Here’s the thing, “in order for us to justify our right to anger, we have to confuse ourselves with God.” That pretty much sums it up, the only one who has the “right” to be angry is God. Ouch. When we practice being unoffendable and forgive those who offend us it means you have to “actually, for real, be trusting God.” As Hansen explains, “the myth of righteous anger actually impedes the taking of action, because it lets us congratulate ourselves for a feeling, rather than for doing something.” Man that is some tough love. I believe we humans by nature love our sense of control, and that is why it so hard for us to let go of our right to be angry. However when we accept that we don’t need to have it our way that is when we are able to step out of anger and fully surrender our will to God. “When we surrender control, there’s so much less at stake in life for us. We have nothing to prove, and when we really believe that, we’ll hardly be quick to anger.”
Maybe you have heard of the story where Jesus is gathering disciples and a man comes to Him and is willing to give up everything and then Jesus asks him to give up all his money, and being a rich man he walks away sad, unable to give up his wealth. Brant Hansen does a great job of relating that to our anger dilemma. “Many of us who live in this society that is so riven with anger, even addicted to it, Jesus is giving us a similar demand: Give up your anger. Because of what I’ve done for you, give it up and forgive. Sadly, our response is, “that’s not fair” and we walk away too.”
Let’s talk about that. By “that”, I mean this idea of “fairness.” Fortunately for us, sometimes there is not a correlation between what we get and what we deserve. As a child this is a hard concept to understand and even as an adult when you see all the stuff that is happening in war-torn countries and poverty-stricken villages, it can make your heart ache. However “the kingdom of God knows nothing of balance.” When we are born into the kingdom and become a citizen of the Kingdom, it means we are “operating in a whole new economy, and grace–unfair, imbalanced grace–is the currency.”
Grace is an amazing thing and even to this day it’s something that puts me in awe. For all the rules religions may have and our world may have, they don’t really change a person deep down. But Grace does. The author brings us back to the story where Jesus is hanging out with Zacchaeus, a tax collector. Every religious person thought he was crazy and took offense to Jesus hanging out with him. “The very fact that Jesus wasn’t offended by him, and would be with him, and would show love to him in front of others, and would sit in his dining room–that changed his heart. And that’s just it: it’s always grace that changes hearts.” When I read that, that was super powerful for me. I feel as though sometimes Christians are afraid to hang out with those that Jesus hung out with. That by being around people who do not walk with God, that we would somehow be condoning the way they live, the way they behave. However as Hansen points out, our job isn’t to accept or disagree with their unbiblical living but to “redeem it.”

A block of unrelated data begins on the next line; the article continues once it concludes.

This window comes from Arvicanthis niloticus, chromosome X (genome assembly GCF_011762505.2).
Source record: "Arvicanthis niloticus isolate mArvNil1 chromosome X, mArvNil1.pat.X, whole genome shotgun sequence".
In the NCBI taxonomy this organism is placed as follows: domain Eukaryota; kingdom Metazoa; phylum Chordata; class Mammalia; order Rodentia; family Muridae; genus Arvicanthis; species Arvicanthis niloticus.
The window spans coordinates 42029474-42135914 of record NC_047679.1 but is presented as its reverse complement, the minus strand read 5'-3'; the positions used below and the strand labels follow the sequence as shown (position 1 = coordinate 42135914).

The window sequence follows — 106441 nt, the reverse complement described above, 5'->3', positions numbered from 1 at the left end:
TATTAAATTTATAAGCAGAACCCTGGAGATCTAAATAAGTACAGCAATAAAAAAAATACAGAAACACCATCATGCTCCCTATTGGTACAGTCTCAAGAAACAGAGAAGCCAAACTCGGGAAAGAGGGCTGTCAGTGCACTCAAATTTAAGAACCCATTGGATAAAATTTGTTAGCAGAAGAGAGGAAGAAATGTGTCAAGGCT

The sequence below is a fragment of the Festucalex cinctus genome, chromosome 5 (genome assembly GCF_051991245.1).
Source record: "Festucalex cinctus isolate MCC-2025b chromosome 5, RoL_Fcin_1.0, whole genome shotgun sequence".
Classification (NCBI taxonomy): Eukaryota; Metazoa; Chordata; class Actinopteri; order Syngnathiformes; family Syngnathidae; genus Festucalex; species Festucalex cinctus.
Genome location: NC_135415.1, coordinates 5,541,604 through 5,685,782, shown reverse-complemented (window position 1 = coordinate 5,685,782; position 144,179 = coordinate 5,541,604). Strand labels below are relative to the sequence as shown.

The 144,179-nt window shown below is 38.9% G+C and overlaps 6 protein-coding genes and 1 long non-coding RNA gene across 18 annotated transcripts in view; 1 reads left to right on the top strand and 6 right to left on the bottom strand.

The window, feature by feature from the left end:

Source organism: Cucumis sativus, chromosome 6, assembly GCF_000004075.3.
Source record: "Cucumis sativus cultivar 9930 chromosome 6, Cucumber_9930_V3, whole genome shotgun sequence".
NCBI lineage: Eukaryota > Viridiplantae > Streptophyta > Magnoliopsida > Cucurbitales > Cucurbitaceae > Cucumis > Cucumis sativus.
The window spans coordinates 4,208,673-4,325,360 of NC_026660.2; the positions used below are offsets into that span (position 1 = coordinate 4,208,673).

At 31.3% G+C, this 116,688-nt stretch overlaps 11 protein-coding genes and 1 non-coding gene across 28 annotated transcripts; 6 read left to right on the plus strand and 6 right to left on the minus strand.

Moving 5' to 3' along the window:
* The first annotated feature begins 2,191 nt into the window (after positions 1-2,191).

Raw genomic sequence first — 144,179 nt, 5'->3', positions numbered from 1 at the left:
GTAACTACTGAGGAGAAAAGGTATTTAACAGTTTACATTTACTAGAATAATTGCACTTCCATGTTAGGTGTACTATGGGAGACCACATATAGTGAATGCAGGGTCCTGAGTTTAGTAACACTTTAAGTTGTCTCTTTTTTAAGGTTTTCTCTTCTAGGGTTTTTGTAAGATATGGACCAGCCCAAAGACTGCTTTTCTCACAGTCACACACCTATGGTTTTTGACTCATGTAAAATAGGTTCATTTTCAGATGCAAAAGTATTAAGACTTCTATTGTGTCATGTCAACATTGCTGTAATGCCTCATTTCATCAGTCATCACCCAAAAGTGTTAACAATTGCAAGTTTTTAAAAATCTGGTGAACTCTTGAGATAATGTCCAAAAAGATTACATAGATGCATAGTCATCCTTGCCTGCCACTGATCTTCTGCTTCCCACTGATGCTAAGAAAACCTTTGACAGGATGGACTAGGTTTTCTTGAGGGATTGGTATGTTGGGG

How we handle anger and show it is very important when it comes to relationships. Some of us just try to be right for the sake of being right, always needing to be on the winning side of the argument. That’s definitely been me and an area I am working on. Hansen makes a great insight in saying that “when people are in crisis or need to know that God loves them, that they’re not alone, they don’t seek out the guy who thinks he’s Mr.Answer or who radiates superiority and disapproval. They want someone who loves God and loves them.” Clearly it was something the author struggled with as well as he goes on to say “my goal with relationships is no longer to try to change people. It’s to introduce people to a God who is already reaching toward them, right where they are.” It fits into that saying that changed people, change people. When I hear another person’s story or testimony and learn everything they have overcome, that changes me. Being able to see how far someone has come, that’s what gives me hope to know that “if God is for us, who can be against us?”
The author challenges us to have an attitude of self-forgetfulness. “Self-forgetfulness happens when we’re emotionally healthy. It’s remembering that God is my defender, His opinion is what matters, and whatever my offenders are doing to me, I’ve done to others as well. And God has forgiven me. I simply must forgive in return and forfeit my right to anger.” Hansen believes that when Paul wrote about getting rid of all anger, the point was really about freedom. “Freedom to have God-given sight, the ability to look at that highly offensive person and see what is not yet, as though it were.”
“Choosing to be unoffendable out of love for others is ministry. And real ministry forces us to abandon our relentless search for approval from others….that frees us to love…beautifully and recklessly.”
I choose to be unoffendable. I choose to forgive those that offend me. I choose to be gracious even when it doesn’t make sense. I choose to surrender it all to God. I hope you do too.
The book has a ton of amazing stories that I was unable to share here yet they are so amazing. I highly encourage you to pick up this book.